Skellow Road, Carcroft, Doncaster, DN6
A dual-purpose church and hall built in the 1960s. The design provides a well-lit interior and flexible space. The panel at the entrance is said to be the first of its kind in the country made by Formica.
From the late 1920s, Carcroft and nearby Skellow developed as residential areas serving Bullcroft colliery. In 1960 a dual-purpose church and hall on Skellow Road was built as a chapel-of-ease to Woodlands, to serve the new housing estates. The land for the site was rented at a nominal rent from the coal board. According to the Almanac and Directory for the Diocese of Leeds (1961) the building was designed by a local Catholic surveyor, Mr Saul; this was Edward Saul FABS AFS of Jenkinsons, builders of Bentley (Saul was also responsible for the church of Our Lady of Perpetual Help, Bentley, Doncaster about this time). Costing £10,000 and built to seat 270, the church was built on a reinforced concrete mining raft (information from J. E. Saul). It was opened by the Bishop of Leeds on 8 December 1960. It continues to be a chapel-of-ease to Woodlands (qv).
For the purposes of this report conventional liturgical orientation will be followed i.e. the sanctuary referred to as the east end.
The church was originally conceived as a dual-purpose structure and opened in 1960. It is built of brown brick laid in stretcher bond, with artificial stone dressings to the windows and surrounding the panel on the porch, roofs covered in felt and deep eaves with a timber boarded soffit. The T-plan comprises a projecting narthex and porch at the west end, a confessional and sacristy to the north, ancillary facilities to the south and sanctuary to the east. The principal entrance is via side doors into the flat-roofed west porch. The main feature of the west elevation is a colourful panel in the porch depicting St George and the Dragon, flanked by St John Fisher, St Thomas More, Blessed John Anne (martyr of Burghwallis Hall) and Blessed (now St) Margaret Clitherow. According to the Leeds Diocesan Almanac and Directory, this was the first decorative panel made by Formica in the country. Directly behind is the flat-roofed narthex, with the higher shallow-pitched roof of the hall/nave above, with three horizontal large window openings and cross above. The north and south elevations are of plain brick with four two-light rectangular windows below the eaves. To the northeast is the confessional/sacristy and to the southeast the kitchen range, with a later extension in red brick. The sanctuary is shallower than the nave and is lit by two large windows to the north and south.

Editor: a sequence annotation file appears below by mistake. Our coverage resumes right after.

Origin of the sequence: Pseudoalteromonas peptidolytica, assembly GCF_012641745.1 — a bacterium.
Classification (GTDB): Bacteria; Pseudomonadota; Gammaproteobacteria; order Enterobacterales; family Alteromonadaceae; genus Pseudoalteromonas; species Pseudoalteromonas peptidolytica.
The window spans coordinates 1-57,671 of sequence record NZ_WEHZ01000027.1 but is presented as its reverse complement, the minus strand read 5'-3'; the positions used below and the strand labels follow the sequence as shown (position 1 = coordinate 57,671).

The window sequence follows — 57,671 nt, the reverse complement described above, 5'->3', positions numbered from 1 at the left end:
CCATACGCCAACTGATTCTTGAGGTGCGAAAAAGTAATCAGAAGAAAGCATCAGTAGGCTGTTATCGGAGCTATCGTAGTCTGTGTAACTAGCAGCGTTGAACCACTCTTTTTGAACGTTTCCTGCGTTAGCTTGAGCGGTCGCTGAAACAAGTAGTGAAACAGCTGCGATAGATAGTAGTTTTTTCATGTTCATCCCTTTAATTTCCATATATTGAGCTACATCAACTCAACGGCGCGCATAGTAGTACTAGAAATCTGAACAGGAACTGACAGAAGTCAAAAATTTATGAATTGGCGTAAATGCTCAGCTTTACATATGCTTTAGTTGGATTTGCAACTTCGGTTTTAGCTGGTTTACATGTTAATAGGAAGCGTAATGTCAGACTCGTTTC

The interior has plastered walls, plainly painted, pine floorboards and a shallow sloping tiled inserted suspended ceiling. Low relief plaster Stations of the Cross are placed on the north and south walls. A sliding leather screen divides the nave and sanctuary, the latter raised on one step with wrought iron altar rails designed by Saul and made by Mr Wood, a local blacksmith, who also made a matching wrought iron screen to the baptistery in the narthex. The stone altar is on a stepped platform with a triangular polished wood reredos of tongue and groove panelling with two carvings on either side, brought back from missionary work in Peru. Chairs provide flexible seating.
Entry amended by AHP 18.12.2020
Architect: Edward Saul
Original Date: 1960
Conservation Area: No
Listed Grade: Not Listed